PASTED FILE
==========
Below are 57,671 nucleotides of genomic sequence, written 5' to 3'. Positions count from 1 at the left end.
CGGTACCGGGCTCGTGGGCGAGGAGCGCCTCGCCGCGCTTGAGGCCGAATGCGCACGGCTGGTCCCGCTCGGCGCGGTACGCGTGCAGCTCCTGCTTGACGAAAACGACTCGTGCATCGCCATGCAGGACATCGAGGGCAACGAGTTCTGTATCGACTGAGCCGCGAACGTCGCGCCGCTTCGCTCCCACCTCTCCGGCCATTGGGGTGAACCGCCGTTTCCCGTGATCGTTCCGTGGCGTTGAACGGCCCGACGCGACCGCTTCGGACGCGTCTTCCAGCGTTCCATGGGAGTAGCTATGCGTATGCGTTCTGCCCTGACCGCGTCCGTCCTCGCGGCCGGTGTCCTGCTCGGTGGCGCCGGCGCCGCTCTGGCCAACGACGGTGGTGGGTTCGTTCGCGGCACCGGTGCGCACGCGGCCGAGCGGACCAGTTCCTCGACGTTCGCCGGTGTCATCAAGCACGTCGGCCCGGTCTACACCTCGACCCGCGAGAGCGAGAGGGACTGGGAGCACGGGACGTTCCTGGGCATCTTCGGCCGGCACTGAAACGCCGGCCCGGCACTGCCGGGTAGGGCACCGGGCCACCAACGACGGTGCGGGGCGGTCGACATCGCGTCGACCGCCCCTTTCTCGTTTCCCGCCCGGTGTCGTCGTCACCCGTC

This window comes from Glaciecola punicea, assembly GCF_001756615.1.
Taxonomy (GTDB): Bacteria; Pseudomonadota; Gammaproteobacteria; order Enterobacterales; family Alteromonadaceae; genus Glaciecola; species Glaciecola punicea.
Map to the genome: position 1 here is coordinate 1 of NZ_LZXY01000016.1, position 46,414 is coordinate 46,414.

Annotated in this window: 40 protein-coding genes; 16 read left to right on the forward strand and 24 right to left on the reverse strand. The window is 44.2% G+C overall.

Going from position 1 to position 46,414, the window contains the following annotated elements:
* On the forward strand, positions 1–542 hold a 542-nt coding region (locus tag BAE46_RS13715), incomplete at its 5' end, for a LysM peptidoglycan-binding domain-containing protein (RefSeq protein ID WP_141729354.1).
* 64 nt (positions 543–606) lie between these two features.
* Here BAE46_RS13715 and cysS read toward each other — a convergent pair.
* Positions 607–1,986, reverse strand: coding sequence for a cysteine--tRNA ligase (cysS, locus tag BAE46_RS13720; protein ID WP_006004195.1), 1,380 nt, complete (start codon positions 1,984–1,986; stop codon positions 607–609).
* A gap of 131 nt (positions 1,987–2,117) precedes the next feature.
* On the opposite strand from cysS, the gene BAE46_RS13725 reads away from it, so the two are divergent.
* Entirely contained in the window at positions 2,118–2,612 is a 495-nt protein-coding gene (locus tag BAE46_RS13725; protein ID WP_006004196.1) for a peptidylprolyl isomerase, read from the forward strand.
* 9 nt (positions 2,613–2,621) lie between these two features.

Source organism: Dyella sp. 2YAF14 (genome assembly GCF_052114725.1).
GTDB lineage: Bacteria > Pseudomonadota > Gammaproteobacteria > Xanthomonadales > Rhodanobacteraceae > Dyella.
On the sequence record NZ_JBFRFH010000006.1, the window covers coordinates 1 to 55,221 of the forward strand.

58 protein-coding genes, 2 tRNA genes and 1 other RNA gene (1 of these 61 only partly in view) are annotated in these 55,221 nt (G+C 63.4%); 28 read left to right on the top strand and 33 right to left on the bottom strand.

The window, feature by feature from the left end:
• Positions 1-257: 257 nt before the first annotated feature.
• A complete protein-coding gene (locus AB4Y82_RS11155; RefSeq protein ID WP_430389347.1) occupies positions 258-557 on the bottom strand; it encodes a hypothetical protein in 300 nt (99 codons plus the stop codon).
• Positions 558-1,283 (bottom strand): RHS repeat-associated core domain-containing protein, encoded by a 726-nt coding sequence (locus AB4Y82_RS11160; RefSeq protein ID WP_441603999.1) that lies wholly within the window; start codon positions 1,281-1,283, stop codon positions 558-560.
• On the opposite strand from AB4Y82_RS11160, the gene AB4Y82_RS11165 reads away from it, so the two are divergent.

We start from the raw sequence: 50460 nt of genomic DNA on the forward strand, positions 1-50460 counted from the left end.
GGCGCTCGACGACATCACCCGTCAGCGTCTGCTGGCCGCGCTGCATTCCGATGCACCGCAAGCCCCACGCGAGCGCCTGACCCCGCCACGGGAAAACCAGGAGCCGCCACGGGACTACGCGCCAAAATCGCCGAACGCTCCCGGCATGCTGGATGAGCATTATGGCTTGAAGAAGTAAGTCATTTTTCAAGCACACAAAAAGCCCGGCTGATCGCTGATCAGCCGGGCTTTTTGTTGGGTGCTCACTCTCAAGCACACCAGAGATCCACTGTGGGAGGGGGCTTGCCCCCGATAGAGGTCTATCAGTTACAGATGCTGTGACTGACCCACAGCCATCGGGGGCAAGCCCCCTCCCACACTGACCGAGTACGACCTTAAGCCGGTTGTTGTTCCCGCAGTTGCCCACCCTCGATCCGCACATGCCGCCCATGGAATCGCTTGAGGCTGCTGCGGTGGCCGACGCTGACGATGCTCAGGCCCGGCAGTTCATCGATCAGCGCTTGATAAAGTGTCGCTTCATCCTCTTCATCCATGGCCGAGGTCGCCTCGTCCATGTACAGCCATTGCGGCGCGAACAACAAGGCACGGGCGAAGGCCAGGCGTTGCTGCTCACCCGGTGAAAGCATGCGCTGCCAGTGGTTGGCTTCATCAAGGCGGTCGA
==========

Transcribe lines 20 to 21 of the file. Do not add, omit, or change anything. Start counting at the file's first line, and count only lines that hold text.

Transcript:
The window, feature by feature from the left end:
• Positions 1-257: 257 nt before the first annotated feature.